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United States v. Lindh

United States District Court for the Eastern District of Virginia, Alexandria Division

April 25, 2002, Decided ; April 25, 2002, Filed

Criminal No. 02-37-A



The matter is before the Court on the government's April 16, 2002 Motion for a  [*741]  Protective Order Regarding Detainee Interview Reports, pursuant to Rule 16(d)(1), Fed. R. Crim. P., and defendant's April 23, 2002 response thereto. 1

 [**2] I.

On February 5, 2002, defendant, John Phillip Walker Lindh, was charged in a ten-count Indictment with, inter alia, contributing services to al Qaeda, which the government alleges is a foreign terrorist organization founded and led by Usama Bin Laden. Thus, the government's investigation in this case involves both classified and unclassified materials related to the ongoing federal law enforcement investigation into al Qaeda. Such materials include the reports of interviews of detainees captured in Afghanistan and elsewhere who may have knowledge of al Qaeda or who may have been members of that organization and who are housed primarily at Guantanamo Bay, Cuba. The government has determined that all or portions of thirteen such reports 2 [**3]  are required to be disclosed to the defense. 3

 [**4] II.

Analysis of the government's request for a protective order relating to these interview reports appropriately begins with Rule 16(d), Fed. R. Crim. P., which provides that on a sufficient showing, district courts may "at any time" order that discovery or inspection be restricted. In determining whether such restriction is appropriate, district courts may consider, inter alia, "the protection of information vital to the national security." Rule 16, Fed. R. Crim. P., Advisory Committee Notes to 1966 Amendment; see also  Alderman v. United States, 394 U.S. 165, 185, 22 L. Ed. 2d 176, 89 S. Ct. 961 (1969). Of course, courts should take care to ensure that the  [*742]  protection afforded to such information is no broader than is necessary to accomplish the national security goals. In this regard, courts should be sensitive to less restrictive alternatives available to achieve this goal. See  Stone v. University of Maryland Medical Systems Corp., 855 F.2d 178, 180-82 (4th Cir. 1988) (remanding district court's decision to seal the entire record when less restrictive alternatives were available). And, in determining whether to accord protection to certain [**5]  materials, and the extent of such protection, courts should weigh the impact this might have on a defendant's due process right to prepare and present a full defense at trial. It is also important for courts to have in mind "the public's right of access to judicial records and documents," "which may be abrogated only in unusual circumstances." Stone, 855 F.2d at 182 (citing In re Knight Publication Co., 743 F.2d 231 (4th Cir. 1984)). This case presents precisely these unusual circumstances.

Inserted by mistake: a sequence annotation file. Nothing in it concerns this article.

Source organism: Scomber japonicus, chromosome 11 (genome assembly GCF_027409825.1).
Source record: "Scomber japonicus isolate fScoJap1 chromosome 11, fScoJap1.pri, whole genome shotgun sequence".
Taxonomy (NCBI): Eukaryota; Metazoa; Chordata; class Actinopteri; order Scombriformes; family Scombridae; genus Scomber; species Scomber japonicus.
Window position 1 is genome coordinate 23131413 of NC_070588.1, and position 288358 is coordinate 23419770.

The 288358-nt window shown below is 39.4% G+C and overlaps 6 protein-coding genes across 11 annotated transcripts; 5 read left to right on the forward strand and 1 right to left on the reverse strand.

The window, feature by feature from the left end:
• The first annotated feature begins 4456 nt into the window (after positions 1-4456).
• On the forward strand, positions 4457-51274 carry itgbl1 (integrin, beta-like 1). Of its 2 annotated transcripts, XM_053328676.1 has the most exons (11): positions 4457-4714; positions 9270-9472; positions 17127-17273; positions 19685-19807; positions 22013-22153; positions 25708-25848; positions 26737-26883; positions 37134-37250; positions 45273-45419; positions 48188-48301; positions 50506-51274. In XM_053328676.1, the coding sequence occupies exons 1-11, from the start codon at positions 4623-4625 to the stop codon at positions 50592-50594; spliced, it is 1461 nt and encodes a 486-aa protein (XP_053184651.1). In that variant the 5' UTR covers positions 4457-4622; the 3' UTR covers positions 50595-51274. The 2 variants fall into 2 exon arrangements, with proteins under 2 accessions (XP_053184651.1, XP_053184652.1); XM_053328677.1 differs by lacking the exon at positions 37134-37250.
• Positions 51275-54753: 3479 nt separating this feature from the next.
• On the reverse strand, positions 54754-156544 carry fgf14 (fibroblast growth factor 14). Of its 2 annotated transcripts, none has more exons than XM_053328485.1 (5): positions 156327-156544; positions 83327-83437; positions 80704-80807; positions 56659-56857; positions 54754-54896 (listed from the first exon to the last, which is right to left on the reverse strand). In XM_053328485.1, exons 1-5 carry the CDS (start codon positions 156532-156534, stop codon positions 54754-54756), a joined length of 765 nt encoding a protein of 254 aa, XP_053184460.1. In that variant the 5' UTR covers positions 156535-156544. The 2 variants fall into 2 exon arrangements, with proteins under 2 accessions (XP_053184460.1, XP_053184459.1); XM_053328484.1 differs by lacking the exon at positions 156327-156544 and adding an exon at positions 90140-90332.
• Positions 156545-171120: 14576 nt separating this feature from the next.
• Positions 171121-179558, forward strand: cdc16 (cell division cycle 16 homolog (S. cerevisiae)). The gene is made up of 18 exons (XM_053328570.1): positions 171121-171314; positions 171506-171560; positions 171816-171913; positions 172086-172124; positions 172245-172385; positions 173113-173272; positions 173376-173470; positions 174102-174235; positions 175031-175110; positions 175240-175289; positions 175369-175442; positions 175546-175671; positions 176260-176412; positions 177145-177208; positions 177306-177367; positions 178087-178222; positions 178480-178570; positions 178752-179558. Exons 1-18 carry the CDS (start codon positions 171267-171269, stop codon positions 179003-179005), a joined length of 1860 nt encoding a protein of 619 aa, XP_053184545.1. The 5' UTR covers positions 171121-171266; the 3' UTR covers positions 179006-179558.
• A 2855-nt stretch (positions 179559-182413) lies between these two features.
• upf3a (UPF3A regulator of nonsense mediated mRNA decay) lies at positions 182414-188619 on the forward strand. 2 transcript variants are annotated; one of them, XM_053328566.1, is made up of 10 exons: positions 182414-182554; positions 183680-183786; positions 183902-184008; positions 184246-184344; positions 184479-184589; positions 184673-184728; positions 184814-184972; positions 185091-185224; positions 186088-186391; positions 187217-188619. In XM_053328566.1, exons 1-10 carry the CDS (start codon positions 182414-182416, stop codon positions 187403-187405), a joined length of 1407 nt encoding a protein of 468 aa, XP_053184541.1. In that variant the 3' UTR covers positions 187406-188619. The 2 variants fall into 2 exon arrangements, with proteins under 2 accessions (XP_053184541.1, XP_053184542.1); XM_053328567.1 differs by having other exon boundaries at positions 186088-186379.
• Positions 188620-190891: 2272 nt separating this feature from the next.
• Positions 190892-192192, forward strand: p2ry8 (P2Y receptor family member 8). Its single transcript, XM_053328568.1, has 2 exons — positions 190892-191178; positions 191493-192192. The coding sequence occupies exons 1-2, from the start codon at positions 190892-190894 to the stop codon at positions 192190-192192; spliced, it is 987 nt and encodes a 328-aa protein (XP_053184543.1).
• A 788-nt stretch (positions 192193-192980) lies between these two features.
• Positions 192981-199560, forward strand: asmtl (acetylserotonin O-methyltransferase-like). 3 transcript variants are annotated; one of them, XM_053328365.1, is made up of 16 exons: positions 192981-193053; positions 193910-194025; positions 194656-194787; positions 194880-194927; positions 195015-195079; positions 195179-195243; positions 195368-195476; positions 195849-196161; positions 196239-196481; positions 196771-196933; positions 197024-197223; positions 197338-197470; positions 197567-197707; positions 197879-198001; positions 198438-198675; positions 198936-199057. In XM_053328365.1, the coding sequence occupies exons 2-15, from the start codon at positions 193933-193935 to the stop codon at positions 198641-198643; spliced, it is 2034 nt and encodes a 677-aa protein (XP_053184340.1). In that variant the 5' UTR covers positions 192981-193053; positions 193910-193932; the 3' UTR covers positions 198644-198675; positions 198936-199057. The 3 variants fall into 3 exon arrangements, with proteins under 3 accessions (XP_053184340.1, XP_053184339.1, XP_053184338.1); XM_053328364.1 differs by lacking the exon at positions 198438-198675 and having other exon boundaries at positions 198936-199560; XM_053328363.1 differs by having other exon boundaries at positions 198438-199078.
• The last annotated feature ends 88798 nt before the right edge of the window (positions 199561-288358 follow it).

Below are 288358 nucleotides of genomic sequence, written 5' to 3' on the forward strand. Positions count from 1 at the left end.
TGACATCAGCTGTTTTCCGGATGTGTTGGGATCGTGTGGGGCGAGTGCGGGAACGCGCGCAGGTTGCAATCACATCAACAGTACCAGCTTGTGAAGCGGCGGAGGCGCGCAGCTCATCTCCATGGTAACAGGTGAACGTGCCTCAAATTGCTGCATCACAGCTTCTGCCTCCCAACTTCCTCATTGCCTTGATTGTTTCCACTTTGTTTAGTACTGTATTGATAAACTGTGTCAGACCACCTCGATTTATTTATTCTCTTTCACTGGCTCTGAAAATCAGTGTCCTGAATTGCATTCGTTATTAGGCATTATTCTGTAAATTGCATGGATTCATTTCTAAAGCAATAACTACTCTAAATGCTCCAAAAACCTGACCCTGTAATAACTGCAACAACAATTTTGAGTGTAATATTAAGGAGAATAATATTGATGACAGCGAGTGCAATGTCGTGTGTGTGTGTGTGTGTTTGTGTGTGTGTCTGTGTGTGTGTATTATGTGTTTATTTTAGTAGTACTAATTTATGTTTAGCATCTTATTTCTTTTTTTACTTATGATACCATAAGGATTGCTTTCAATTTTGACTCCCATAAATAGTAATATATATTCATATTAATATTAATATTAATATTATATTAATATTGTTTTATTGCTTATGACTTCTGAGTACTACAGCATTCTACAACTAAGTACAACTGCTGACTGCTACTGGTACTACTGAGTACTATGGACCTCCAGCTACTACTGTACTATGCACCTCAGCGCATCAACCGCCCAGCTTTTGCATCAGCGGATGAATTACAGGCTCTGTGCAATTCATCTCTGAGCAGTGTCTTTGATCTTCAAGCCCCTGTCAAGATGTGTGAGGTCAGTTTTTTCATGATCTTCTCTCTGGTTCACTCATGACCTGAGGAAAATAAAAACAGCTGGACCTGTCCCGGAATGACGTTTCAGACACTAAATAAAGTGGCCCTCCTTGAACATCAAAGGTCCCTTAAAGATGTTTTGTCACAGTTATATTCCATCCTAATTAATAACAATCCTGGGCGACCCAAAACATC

Indeed, given the nature of al Qaeda and its activities, and the ongoing federal law enforcement investigation into al Qaeda, the identities of the detainees, as well as the questions asked and the techniques employed by law enforcement agents in the interviews are highly sensitive and confidential. Additionally, the intelligence information gathered in the course of the detainee interviews may be of critical importance to national security, as detainees may reveal information leading to the identification and apprehension of other terrorist suspects and the prevention of additional terrorist acts. Thus, a protective order prohibiting the public dissemination of [**6]  the detainee interview reports will, in this case, serve to prevent members of international terrorist organizations, including al Qaeda, from learning, from publicly available sources, the status of, the methods used in, and the information obtained from the ongoing investigation of the detainees.

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198 F. Supp. 2d 739 *; 2002 U.S. Dist. LEXIS 8005 **


Disposition: Plaintiff's Motion for a Protective Order Regarding Detainee Interview Reports granted.


protective order, detainees, unclassified, interview, redacted, investigators, protected information, disclosure, courts, national security, ex parte, witnesses, media, memorandum of understanding, argues

Criminal Law & Procedure, Postconviction Proceedings, Expungement of Convictions, Governments, Courts, Court Records, Discovery by Defendant, Reports of Examinations & Tests, General Overview, Standards of Review, Harmless & Invited Error, Federal Government, Domestic Security